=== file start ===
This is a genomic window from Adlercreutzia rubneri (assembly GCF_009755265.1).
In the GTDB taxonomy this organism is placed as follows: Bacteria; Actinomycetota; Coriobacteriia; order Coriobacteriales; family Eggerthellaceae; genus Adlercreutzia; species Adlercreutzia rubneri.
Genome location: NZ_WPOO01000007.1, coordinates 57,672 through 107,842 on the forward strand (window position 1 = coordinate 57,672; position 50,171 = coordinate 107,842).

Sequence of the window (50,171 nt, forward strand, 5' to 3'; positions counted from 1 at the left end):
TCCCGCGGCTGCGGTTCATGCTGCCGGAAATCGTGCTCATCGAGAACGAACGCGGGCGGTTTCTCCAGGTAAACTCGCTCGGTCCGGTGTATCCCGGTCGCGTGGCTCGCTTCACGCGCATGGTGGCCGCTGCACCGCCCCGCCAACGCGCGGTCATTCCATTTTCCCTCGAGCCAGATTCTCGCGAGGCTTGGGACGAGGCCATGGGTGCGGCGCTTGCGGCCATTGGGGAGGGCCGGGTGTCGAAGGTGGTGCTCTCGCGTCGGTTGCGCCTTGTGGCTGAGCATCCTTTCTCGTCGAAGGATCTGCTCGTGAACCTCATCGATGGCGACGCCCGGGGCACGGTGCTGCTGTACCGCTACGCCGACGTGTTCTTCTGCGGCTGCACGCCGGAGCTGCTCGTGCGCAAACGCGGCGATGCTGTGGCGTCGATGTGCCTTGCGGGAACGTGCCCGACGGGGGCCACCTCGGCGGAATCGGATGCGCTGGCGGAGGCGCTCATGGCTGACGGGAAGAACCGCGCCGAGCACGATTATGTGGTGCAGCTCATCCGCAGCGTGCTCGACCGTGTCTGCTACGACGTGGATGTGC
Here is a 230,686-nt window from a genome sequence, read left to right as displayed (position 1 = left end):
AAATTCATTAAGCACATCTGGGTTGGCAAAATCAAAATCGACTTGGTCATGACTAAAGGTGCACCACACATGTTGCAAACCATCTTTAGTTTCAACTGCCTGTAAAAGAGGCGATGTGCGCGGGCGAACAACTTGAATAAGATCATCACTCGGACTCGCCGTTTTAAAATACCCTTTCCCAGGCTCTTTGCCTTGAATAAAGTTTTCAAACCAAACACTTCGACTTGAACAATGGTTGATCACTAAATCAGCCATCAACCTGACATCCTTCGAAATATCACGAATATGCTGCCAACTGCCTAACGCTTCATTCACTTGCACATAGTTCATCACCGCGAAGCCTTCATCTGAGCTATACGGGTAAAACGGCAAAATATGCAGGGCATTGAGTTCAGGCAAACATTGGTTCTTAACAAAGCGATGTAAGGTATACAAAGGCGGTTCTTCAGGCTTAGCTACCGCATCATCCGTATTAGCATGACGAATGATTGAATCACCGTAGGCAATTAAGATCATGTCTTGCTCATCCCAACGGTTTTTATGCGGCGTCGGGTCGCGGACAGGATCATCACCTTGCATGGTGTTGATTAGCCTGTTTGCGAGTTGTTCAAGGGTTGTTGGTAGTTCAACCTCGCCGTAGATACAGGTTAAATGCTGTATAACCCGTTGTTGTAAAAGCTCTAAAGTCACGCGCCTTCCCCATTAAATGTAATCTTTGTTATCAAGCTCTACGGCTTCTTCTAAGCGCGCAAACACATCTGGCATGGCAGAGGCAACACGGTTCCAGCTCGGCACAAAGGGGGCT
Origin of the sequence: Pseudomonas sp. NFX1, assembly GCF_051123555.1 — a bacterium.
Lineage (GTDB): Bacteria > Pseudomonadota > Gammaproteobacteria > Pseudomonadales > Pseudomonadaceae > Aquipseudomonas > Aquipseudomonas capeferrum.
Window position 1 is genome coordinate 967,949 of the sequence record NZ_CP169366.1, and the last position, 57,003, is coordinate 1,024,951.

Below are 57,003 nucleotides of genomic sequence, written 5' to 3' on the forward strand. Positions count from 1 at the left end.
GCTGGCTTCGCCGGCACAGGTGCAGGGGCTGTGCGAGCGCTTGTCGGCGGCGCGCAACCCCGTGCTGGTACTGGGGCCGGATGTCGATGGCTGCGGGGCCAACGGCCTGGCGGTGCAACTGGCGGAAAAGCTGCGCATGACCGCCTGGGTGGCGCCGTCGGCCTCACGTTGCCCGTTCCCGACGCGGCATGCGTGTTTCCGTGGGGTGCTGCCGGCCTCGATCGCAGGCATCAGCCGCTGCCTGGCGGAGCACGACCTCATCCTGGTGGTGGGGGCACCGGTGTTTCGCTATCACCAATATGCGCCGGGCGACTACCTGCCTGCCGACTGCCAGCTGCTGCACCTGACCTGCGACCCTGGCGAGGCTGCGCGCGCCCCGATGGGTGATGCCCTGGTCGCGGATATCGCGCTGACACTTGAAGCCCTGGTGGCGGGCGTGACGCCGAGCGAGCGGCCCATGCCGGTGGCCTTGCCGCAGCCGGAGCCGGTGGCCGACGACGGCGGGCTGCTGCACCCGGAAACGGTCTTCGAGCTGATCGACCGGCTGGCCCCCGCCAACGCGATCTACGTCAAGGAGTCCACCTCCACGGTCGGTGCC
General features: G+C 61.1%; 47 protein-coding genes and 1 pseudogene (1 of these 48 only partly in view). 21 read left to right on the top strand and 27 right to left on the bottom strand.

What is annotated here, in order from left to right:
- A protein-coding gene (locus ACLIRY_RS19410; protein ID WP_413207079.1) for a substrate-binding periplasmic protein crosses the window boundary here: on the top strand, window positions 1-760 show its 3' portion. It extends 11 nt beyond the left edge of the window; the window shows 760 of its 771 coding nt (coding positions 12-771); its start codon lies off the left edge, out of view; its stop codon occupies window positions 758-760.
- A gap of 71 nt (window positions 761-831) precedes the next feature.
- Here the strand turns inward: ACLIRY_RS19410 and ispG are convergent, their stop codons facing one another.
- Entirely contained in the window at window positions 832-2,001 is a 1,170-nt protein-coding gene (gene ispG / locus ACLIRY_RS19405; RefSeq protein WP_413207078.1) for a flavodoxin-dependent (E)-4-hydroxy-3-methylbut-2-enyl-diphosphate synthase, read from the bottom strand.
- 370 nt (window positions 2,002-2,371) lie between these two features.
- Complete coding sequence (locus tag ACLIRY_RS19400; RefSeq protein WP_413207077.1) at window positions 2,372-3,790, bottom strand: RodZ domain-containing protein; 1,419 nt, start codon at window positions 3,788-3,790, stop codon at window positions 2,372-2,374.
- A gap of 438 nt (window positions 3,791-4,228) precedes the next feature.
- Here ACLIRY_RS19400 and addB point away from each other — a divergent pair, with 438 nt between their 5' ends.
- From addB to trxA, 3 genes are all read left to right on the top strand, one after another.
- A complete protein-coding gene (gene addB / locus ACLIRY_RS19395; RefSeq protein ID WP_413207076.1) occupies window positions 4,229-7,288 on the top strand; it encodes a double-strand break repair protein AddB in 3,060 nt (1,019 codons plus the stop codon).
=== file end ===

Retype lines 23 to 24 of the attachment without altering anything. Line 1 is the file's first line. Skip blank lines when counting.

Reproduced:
- From addB to trxA, 3 genes are all read left to right on the top strand, one after another.
- A complete protein-coding gene (gene addB / locus ACLIRY_RS19395; RefSeq protein ID WP_413207076.1) occupies window positions 4,229-7,288 on the top strand; it encodes a double-strand break repair protein AddB in 3,060 nt (1,019 codons plus the stop codon).